A Tour of Kurion

This tour came to the conference schedule almost a last-minute, and I told the organizers that it was a terrific idea. As I said before, just walking around during the after-hours was not an option. When I researched “thins to do at Limassol,” I realized that the interesting stuff is outside the city. Unfortunately, all the tours you could book, even the half-day tours, were starting in the morning.

That tour gave the conference participants an excellent option to see at least some of the history of Cyprus and in a very compact way. I do not appreciate an idea of going to the conference, and then spending three-quarters of the time sightseeing, A professional conference is for your professional development. Yes, it is nice to go on some tours and see a new place, but not at the expense of the main purpose. Scheduling that tour as a separate event was great, a gift from the organizers. If I was traveling for leisure, I would spend more time on each of the sites and would research more of the history in advance.

We started at 4 PM and headed to the archeological site of Kurion. During our ride, our tour guide showed us the refugee villages, which are very well maintained. It is astonishing and sad to learn that there are still hundreds of thousands of refugees in their own country. For such a small country like Cyprus, these numbers are really striking. Once again, I have to admit that we are fast to forget the things which disappear fro the top news headlines – especially if they do not touch us directly.

Passing a stream on the way

We finally arrived at the Archeological site of the ancient state-city of Kurion. There are so many things to see there, but we had limited time, and technically speaking, we were visiting at the after-hours. We had to finish our visit before the sunset, which gave us not more than 40 minutes for everything

House of Eustolios, first private villa, then public baths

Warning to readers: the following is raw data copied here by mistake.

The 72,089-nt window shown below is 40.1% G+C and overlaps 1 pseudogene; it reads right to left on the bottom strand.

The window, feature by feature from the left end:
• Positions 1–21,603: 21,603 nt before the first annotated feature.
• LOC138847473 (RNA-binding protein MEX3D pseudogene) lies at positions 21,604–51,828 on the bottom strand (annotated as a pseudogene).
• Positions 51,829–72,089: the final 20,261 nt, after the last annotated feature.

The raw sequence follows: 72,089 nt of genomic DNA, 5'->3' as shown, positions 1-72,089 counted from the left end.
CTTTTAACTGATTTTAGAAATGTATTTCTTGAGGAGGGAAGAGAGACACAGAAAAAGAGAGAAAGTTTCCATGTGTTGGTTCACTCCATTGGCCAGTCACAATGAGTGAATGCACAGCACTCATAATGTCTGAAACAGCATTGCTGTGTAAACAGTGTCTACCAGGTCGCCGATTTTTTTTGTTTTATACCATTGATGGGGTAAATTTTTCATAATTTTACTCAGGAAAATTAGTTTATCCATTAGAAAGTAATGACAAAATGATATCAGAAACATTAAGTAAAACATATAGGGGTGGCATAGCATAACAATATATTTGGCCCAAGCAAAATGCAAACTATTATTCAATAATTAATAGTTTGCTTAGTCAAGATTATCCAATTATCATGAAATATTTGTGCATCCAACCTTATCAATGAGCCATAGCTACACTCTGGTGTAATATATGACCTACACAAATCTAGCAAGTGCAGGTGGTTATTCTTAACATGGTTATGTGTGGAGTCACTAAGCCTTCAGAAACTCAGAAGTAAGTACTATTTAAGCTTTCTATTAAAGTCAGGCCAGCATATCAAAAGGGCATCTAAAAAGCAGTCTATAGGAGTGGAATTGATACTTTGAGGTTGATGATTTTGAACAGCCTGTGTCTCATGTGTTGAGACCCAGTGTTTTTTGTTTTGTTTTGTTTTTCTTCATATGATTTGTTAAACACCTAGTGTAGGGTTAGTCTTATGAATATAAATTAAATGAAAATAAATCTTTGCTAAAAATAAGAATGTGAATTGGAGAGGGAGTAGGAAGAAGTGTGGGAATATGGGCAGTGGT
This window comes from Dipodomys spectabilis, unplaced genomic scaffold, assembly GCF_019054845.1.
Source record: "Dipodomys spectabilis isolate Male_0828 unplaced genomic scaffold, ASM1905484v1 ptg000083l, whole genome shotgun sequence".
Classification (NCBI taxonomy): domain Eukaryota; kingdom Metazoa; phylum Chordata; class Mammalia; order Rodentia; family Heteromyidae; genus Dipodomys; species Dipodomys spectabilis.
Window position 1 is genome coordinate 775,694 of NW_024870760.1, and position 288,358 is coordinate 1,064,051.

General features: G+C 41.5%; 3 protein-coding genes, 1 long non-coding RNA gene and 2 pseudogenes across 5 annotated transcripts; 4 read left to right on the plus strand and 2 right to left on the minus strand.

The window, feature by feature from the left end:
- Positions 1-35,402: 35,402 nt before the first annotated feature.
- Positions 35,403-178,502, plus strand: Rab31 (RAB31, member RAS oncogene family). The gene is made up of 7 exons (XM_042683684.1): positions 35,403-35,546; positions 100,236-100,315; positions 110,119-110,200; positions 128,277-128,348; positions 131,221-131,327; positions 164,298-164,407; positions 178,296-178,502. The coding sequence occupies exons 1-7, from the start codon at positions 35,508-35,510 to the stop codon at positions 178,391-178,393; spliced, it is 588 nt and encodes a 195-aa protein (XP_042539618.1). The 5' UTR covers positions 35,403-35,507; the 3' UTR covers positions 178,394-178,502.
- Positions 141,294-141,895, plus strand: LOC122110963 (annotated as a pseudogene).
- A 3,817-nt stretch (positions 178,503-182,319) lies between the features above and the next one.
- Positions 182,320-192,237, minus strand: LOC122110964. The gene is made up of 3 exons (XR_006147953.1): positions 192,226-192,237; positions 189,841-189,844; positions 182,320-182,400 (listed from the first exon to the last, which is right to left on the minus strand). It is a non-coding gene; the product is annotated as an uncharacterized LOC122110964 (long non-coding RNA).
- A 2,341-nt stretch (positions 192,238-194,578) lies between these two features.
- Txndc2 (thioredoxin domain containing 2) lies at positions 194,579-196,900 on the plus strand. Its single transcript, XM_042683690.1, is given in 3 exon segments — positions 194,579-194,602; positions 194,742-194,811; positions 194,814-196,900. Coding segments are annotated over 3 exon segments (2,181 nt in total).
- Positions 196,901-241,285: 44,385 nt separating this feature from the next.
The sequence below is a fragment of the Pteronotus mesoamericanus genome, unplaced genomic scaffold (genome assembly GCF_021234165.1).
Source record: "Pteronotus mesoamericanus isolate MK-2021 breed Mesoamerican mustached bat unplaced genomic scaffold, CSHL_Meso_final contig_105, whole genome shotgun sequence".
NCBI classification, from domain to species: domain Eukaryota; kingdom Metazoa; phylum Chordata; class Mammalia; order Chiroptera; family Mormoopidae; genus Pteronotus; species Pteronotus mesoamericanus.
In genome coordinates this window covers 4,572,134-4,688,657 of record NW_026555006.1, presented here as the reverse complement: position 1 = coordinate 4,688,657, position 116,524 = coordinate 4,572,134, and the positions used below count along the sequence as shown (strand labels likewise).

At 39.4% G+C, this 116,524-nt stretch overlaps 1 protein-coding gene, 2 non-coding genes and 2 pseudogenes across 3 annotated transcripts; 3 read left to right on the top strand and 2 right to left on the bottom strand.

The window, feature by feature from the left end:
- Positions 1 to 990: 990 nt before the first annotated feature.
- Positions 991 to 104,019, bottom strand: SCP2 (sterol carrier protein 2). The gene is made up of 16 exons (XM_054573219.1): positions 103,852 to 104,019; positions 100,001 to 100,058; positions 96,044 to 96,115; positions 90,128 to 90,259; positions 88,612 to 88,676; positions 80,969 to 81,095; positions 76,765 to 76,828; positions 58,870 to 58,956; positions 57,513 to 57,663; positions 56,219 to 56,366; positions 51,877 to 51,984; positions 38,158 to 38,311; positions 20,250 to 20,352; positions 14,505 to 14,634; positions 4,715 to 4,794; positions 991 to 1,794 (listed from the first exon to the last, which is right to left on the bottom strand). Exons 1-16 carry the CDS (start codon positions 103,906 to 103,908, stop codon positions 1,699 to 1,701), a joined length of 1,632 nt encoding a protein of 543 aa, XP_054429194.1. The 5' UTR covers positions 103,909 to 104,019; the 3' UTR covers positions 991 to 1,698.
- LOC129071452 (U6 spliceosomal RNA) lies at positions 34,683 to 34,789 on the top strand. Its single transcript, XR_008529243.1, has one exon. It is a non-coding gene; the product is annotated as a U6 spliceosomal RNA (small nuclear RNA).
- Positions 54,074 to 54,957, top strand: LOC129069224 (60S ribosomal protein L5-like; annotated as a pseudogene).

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Conference: Day Three Keynotes

On day three, we had two keynotes: one in the morning, and one after lunch, and after the second one we had a social program (a tour and a dinner)

The first keynote presented by Gunnar Klau was called “Haplotype phasing or deciphering the scrolls from the four schools of Amathus”. And if you can’t figure out what it was about, I will give you a clue: there was a Biology track at the conference, dedicated to biological and genetic applications: Algorithmic Computational Biology, and this keynote was a part of that track. Hopefully you can see from the photos below how the ancient recipe reconstruction is related to understanding the genome.

The second keynote was by Mikolaj Bojanczyk and it was called “Polyregular functions.” This one was pure programming, but I could not help myself but asking why people are so obsessed with Haskell language πŸ™‚

After that second keynote, there were no more sessions, and the social program started.

Dessert Optimization

Even if you never being to Cyprus you might have heard about Cyprus food. Although our host characterized the hotel food as “a typical hotel food,” it was delicious! The challenge was to try as many dessert as possible (they would change the main menu and the dessert menu twice a day, and it was impossible to cover even a half of the items. That’s how my typical dessert plate would look:

A Visit to the Limassol Castle

We’ve spent quite a bit of time in Limassol Castle. That is the only ancient building in the city and an old one. FIst, there was an early Christian basilica in the 4-7th centuries A.D. A bigger church was built over it in 10-11th centuries, and then at some point in the 12th century, the castle was built, incorporating different parts of the church.

Now, when you walk in the museum, you see a lot of arrows, indicating the meeting points of different buildings and epochs.


Unfortunately, there are not enough descriptions in the museum, I need to read way more to try to understand what it is all about. Also, there is not enough historical evidence regarding many of the periods. The castle was almost ruined during the first Ottoman invasion (by the city’s Venetian Governor). The Ottomans completely ruined it during recapture, and then id was turned into a prison. We ended up visiting the museum twice – by ourselves on Tuesday and with the organized tour Wednesday night, but there was still not enough information.

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Day Two and Exploring Marina

Since it was getting dark at 5 PM, we figured out that if we want to see something, we need to skip one session. And it was indeed the only session we skipped during the conference! It was on Tuesday, and that was the first sunny day.